The main support band for the night were Macclesfield psych-rockers The Virginmarys. Pre-concert I hadn’t heard much about them, apart from their music being reminiscent of rock legends from the 70s, such as Led Zeppelin. However, there are a fair few modern bands trying to re-create this fantastic era of music at the moment who don’t particularly do it well, so I went into the night slightly skeptical. Strangely enough, they blew me away!
They opened strongly on one of their older songs Bang Bang Bang. This jumps out at you right away with choppy drums and guitars, as lead singer Ally Dickaty’s gravelly northern vocals cut out from beneath the beautiful ruckus. This remained dominant throughout tracks Just A Ride and Lost Weekend, as even audience members who were unsure at first slowly adapted to this new and exciting band. By Out Of Mind, their new found fans seemed to be eating out of the palm of their hands.
Next came My Little Girl, which is a ballsy tune that seemed a perfect man-chant while downing a pint or ten with friends on a Saturday night. This was followed in succession by Dead Man’s Shoes, which struck me as perfect to set the scene for any bar brawl that followed the previous drinking session. The band wrapped up their set with Dressed To Kill and Portrait of Red. While Dressed To Kill offered the nearest thing to a ballad that they had performed all night, telling the dark tale of a romance gone wrong, finale Portrait of Red provided the perfect summary of their exciting retro-rock.
Next up are Feeder, a band that I have personally had a bit of a soft spot for since I first saw them live in 2001. Annoyingly, the last time I saw them was around the time that Silent Cry was released and I was slightly disappointed. Luckily tonight I was not. Anticipation was built up to the band’s entrance with a quick play over the PA of 20th Century Trip from their first album Polythene, as the three-piece then burst onto the stage with Oh My from the new album. This is a catchy song perfect for opening the set, but with a more mature feel to it than some of their older tracks such as Seven Days In The Sun. Next track, Insomnia is one of their older tunes, with a pop-punk feel to it. This was then followed by something more recent, Sentimental from their Renegades album and Tiny Minds from the new album Generation Freakshow. Overall, a nice little intro from the band to set the scene for the rest of the evening, but not give too much away.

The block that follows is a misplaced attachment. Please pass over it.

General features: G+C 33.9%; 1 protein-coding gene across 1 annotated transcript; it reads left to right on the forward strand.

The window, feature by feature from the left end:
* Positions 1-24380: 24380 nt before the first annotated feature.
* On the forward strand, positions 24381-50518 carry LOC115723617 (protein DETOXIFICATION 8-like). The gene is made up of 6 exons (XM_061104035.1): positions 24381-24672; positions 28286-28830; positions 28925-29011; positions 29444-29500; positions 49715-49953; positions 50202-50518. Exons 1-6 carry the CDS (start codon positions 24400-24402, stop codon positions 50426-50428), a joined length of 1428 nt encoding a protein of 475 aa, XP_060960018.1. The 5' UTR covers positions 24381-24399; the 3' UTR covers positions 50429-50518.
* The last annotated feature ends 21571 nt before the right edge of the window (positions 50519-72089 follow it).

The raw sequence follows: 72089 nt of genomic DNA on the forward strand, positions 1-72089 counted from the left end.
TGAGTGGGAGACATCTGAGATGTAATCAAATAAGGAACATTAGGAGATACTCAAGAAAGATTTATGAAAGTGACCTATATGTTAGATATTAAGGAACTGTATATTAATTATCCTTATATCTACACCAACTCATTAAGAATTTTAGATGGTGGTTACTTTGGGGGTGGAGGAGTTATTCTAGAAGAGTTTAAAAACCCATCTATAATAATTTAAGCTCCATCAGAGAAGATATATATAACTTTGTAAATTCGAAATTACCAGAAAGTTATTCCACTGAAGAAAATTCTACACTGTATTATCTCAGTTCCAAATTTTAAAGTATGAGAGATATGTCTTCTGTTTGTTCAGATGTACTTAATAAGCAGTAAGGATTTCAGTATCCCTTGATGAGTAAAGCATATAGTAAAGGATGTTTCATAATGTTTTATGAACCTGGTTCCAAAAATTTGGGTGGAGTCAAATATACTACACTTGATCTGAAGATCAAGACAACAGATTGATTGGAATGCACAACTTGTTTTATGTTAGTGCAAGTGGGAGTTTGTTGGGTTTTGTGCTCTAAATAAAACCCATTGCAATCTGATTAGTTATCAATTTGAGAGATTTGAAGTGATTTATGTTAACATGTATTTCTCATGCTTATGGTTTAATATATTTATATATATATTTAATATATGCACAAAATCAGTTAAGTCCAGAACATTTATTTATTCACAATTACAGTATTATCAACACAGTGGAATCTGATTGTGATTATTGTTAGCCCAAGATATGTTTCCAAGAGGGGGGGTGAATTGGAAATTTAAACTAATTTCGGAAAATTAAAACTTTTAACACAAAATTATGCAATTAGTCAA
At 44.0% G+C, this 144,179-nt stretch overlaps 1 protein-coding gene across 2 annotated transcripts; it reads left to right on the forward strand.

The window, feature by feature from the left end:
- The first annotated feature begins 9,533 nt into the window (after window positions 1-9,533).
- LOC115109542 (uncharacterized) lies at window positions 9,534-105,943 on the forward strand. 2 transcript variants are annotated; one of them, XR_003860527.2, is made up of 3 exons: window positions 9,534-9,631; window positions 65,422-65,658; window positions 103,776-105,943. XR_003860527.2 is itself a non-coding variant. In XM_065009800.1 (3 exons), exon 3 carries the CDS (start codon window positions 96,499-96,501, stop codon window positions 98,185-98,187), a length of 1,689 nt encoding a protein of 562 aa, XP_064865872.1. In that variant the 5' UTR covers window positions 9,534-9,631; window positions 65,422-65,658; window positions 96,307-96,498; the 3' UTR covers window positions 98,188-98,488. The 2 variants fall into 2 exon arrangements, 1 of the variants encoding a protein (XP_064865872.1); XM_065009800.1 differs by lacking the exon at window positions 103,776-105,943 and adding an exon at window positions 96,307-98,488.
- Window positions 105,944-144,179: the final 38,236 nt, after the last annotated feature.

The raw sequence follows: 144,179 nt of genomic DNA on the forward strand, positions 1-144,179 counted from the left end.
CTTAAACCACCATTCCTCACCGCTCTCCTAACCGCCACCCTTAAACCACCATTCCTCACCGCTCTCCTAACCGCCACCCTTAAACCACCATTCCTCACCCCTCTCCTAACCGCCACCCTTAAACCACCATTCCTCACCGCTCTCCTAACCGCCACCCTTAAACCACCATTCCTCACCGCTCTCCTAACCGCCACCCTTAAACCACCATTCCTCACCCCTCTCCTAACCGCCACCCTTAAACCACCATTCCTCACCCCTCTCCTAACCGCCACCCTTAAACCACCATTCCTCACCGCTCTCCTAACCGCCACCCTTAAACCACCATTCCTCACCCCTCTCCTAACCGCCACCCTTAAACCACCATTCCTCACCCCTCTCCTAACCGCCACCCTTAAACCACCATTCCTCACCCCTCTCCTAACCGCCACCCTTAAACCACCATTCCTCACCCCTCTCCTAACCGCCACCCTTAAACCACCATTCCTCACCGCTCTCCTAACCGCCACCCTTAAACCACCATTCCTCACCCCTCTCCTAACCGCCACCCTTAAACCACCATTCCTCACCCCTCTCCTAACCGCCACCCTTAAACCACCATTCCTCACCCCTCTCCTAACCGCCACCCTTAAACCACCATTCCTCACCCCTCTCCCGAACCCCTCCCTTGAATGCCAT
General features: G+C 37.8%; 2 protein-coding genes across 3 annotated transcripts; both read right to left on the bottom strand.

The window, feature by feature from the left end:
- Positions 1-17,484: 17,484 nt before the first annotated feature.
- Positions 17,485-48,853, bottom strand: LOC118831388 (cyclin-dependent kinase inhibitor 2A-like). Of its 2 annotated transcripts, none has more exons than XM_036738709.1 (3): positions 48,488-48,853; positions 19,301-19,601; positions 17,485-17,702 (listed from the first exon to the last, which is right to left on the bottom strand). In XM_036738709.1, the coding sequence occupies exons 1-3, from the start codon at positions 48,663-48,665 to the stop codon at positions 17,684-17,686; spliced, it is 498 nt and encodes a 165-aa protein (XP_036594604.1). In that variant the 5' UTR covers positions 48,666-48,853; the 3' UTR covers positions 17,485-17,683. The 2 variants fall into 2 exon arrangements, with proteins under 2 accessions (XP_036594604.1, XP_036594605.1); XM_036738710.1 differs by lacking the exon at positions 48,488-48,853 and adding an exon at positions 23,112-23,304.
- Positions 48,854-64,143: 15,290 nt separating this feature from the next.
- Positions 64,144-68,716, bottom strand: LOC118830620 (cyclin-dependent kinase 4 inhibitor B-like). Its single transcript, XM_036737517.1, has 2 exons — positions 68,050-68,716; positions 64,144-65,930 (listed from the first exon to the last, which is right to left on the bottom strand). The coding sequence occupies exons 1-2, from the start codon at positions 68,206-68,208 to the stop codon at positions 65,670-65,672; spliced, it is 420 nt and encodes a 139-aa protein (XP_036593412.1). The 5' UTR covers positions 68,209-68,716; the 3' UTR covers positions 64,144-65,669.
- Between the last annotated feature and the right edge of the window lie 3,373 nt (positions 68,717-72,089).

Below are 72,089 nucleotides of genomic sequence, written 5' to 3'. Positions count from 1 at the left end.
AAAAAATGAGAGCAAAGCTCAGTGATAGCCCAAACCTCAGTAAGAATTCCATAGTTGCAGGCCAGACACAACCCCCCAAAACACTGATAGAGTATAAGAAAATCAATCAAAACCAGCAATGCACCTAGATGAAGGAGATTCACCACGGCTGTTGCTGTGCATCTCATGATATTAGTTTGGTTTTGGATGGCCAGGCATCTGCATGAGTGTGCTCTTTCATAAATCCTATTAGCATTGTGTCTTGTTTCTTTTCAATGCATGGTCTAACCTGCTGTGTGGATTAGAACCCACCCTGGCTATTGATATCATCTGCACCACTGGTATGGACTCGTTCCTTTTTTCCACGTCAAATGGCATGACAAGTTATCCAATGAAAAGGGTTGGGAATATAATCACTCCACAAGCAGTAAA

What followed excited me a little too much, as Feeling A Moment is my favourite Feeder song and I wasn’t expecting it so early in the set as it is one of their ‘hits’. Then again, I suppose that they have got so many hits that they can afford to spread them all out throughout the course of the night. Renegades and Pushing The Senses kept things upbeat for the next few songs and had both the old and young members in the audience dancing, but with uplifting songs like these it’s hardly surprising that Feeder don’t struggle at all to keep people watching and moving about.
A moment of calm was provided by Tender and Just The Way I’m Feeling. I have never particularly been a fan of Tender, but frontman Grant Nicholas’ vocals coaxed me into enjoying this track live. Just The Way I’m Feeling kept this part of the set relaxed, but warmed the audience up vocally for the next anthem as most people sang along. The band brought the now nicely calmed down crowd back to reality with a bang in the form of Buck Rogers. This was the hi-light of the night for many, as Grant joked beforehand that he didn’t want to play this one and when it kicked in everyone was jumping, singing and generally having an amazing time.
The last little section of the night was rounded up largely by songs from their new album, which for some reason always makes me think of road trips when I listen to it; Idaho, Hey Johnny, Borders andGeneration Freakshow were all played. There was also a nice little surprise for older fans of the band in their performance of High from their debut album Polythene. This is a beautiful power ballad which I imagine reminds some of the people in the audience of their teenage years.
The encore saw Grant returning to the stage solo to perform Children Of The Sun with an acoustic guitar, as he was lit by a single spotlight. The ambiance surrounding this was rather beautiful. It did not stay quiet for long though as his band mates returned to the stage for the louder songs of the encore. Sweet 16 and Descend provided a reminder to their fans of where they came from, as these are both tracks from one of their earliest EPs Swim (released originally in 1996). The night was nicely ended with an energetic song that I am pretty sure most fans know a lot of the words to, Just A Day.
All in all, a fantastic evening and judging by the audience’s reception to everything, it shows that this band have a continued affinity with their fans regardless of whether they are new or old.
Photos © Carrie Humphries and must not be reproduced without prior consent